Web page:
Sunday, September 6, 2015

The Language of Cults. Duggars and Quiverfull: How to Communicate with People Outside of the Subculture

How do we define a cult in respect to the Duggars and Quiverfull?

I wrote all kinds of material that never made it into Hillary McFarland's Quivering Daughters book, but I was grateful to many people who peer reviewed my contributions to it.  Along with concerns about technical accuracy, I also wanted to see how people without intimate knowledge of religion or homeschooling would respond to the material.

I began to more deeply appreciate two primary lessons regarding the discussion of the issues involved with the Patriarchy/Quiverfull Movement.




Lesson One

Though I knew this in theory, the experience of reading the feedback impressed upon me so strongly that people outside of a closed subculture with specialized language need information and terminology that they can process.  People in the secular culture understand patriarchy already, so that gives people a frame of reference.

The term 'quiverfull' presents enough of a novel hook which helps people remember it.  A 'quiver' conjures images of Robin Hood and his mastery with bow and arrow, and the association between his image and that of a family creates enough of a memorable hook for those who've never heard of the Bible verse from which the term was borrowed.  Both terms "sell" the information and create a reason for people to listen and/or care.

'Quivering' also means something emotional to all people, for we've all quivered — usually in fear.  To think of a woman or a daughter that quivers disturbs people enough to give them cause to pay attention.  They all create pictures that communicate a relevant concept quite well and also provide shortcuts that can help us engage and hold interest.

The names of the players become more difficult to remember for those outside of the Evangelical Christian homeschooling bubble.  Prior to the scandals, people who enjoyed the TLC 19 Kids and Counting show will first recall the clever name of the series, and they might remember the Duggar name if they watch fairly regularly or know someone who does.  Some will recognize Mike Huckabee's name as a consequence of his career in politics, and years earlier, for his dramatic weight loss.  Save for rare comedy gold like the name "Bobbitt" (the wife who bobbed off her husband's penis in an altercation), names generally make less memorable and therefore less effective shortcuts.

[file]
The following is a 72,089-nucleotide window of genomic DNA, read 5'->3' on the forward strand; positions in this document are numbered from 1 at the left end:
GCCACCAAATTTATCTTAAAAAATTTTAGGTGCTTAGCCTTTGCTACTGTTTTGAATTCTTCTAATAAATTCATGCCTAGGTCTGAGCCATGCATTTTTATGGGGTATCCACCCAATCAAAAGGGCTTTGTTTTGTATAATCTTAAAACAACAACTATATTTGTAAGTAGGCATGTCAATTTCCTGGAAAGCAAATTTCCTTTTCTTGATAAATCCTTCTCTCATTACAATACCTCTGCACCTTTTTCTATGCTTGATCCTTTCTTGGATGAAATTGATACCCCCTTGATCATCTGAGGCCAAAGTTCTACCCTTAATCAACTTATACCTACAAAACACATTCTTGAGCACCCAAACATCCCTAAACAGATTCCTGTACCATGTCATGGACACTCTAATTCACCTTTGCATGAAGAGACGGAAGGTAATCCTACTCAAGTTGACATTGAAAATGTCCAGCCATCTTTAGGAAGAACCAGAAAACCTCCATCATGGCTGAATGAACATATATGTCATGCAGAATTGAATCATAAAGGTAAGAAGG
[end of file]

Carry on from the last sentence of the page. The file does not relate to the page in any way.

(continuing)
We also face a problem when we expect people in the secular culture to engage in discussion with us about our high demand experience when we try to use terminology that is special to our subculture.  We sometimes fail to realize that the terms that are so very common place to us fall upon deaf ears.  All special interest groups and professions develop specialized language, but that language is meant to aid communication, not deter it.  Cults use language to make meaning more ambiguous which allows them to manipulate.

We don't want to make the mistake of confusing meaning or making the language too laborious.  First, people quickly lose interest and our points quickly get lost in the medium.  Secondly, we can actually drive people away if we seek to control discussions by controlling language.  We have to work to drop that habit of special language when we leave a group, and we must stay focused on clear communication which may not be our habit.


Lesson Two



The most common question that people outside of Christian homeschooling asked me after reading the Quivering Daughters took me by surprise — because I didn't see it coming.  People asked me which denomination followed these practices so that those who were moved by the book could discuss it with others.  People wondered if their loved ones who homeschooled were exposed or at risk for falling into the trappings of the Patriarchy/Quiverfull Movement.

http://www.icsahome.com/aboutus/boardscommitteesThis discussion also opened up into a the question of what constitutes a cult as opposed to a group that might be unhealthy but not necessarily abusive.  Thought reform tactics also pose another issue for those who are curious about this Christian sub-culture.  At the inception of this blog, I wrote about these definitons.  Cults practice thought reform, though Christians are often more comfortable with the terminology of 'spiritual abuse.'  Their tactics can also be considered aberrant in terms of healthy dynamics and/or in terms of theology.